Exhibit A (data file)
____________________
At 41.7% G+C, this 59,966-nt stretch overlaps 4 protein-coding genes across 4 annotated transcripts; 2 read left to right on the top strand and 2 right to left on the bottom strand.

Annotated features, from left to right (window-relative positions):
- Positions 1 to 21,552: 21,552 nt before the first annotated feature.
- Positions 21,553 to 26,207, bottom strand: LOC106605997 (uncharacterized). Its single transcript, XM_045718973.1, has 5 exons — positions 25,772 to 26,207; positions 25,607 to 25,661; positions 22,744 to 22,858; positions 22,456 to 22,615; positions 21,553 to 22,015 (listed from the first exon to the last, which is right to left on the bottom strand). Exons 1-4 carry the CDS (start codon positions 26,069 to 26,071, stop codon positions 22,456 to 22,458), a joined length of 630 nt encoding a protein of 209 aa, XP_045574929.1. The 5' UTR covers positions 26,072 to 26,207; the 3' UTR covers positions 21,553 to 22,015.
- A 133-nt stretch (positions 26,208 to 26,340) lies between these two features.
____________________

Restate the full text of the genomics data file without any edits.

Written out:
At 41.7% G+C, this 59,966-nt stretch overlaps 4 protein-coding genes across 4 annotated transcripts; 2 read left to right on the top strand and 2 right to left on the bottom strand.

Annotated features, from left to right (window-relative positions):
- Positions 1 to 21,552: 21,552 nt before the first annotated feature.
- Positions 21,553 to 26,207, bottom strand: LOC106605997 (uncharacterized). Its single transcript, XM_045718973.1, has 5 exons — positions 25,772 to 26,207; positions 25,607 to 25,661; positions 22,744 to 22,858; positions 22,456 to 22,615; positions 21,553 to 22,015 (listed from the first exon to the last, which is right to left on the bottom strand). Exons 1-4 carry the CDS (start codon positions 26,069 to 26,071, stop codon positions 22,456 to 22,458), a joined length of 630 nt encoding a protein of 209 aa, XP_045574929.1. The 5' UTR covers positions 26,072 to 26,207; the 3' UTR covers positions 21,553 to 22,015.
- A 133-nt stretch (positions 26,208 to 26,340) lies between these two features.